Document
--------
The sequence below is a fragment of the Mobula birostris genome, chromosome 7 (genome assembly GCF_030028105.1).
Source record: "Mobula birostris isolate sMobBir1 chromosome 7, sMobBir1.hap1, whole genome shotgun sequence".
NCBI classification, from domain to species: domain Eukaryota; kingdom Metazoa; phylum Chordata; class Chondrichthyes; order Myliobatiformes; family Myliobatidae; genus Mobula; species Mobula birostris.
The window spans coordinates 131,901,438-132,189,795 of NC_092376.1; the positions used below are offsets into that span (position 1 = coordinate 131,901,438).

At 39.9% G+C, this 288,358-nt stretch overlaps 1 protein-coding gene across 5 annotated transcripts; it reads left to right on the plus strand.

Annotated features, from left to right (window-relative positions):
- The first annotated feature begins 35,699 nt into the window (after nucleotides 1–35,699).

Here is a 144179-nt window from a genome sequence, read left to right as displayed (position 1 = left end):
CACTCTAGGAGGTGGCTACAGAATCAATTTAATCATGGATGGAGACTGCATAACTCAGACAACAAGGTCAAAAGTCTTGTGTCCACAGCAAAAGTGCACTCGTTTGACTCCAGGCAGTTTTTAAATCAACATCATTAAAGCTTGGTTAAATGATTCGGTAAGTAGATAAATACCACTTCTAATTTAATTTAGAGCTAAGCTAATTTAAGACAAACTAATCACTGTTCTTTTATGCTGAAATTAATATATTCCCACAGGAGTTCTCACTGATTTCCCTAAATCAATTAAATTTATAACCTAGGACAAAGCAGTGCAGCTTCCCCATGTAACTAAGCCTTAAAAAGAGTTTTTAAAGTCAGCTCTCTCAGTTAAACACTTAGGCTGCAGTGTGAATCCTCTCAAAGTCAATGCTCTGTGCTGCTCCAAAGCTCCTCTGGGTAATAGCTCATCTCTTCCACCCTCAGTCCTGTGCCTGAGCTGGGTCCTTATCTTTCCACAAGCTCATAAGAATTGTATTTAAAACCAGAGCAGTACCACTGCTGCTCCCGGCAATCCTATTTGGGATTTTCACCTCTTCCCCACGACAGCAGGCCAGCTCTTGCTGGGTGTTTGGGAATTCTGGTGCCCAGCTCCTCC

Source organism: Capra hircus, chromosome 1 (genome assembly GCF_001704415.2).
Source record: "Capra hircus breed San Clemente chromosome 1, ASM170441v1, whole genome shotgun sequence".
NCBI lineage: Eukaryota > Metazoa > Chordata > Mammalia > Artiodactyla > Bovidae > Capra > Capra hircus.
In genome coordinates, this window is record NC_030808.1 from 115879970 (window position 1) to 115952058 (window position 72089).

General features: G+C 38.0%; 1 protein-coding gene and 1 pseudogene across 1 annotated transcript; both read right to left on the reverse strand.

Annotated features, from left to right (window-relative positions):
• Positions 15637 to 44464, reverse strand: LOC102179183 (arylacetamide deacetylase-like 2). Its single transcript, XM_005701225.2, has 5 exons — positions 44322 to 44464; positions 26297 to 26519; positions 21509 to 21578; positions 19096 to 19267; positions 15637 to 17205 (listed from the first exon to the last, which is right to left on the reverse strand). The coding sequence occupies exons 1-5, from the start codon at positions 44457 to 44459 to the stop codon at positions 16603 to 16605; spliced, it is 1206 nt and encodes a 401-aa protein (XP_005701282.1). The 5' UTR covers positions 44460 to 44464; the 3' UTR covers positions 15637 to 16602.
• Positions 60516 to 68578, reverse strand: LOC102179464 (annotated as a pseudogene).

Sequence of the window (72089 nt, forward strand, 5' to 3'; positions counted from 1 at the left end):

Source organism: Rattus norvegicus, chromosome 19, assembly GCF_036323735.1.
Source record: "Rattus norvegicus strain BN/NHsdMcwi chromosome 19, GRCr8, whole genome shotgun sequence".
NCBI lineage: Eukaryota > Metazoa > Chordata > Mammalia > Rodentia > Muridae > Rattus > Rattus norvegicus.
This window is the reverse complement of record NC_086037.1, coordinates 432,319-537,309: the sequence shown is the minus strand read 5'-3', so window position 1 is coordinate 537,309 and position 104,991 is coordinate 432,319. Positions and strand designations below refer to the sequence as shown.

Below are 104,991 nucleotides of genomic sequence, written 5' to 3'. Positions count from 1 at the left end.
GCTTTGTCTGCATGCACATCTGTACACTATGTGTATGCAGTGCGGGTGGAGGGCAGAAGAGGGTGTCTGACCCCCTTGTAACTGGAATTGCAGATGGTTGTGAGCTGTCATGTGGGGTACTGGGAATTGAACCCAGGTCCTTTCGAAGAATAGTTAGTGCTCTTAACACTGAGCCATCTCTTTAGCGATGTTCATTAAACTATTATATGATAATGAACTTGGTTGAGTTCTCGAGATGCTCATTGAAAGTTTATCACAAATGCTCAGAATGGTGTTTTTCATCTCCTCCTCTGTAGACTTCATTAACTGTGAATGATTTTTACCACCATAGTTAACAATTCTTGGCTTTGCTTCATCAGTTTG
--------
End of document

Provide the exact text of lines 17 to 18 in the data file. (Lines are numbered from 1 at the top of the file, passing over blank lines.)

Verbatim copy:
• Positions 60516 to 68578, reverse strand: LOC102179464 (annotated as a pseudogene).

Sequence of the window (72089 nt, forward strand, 5' to 3'; positions counted from 1 at the left end):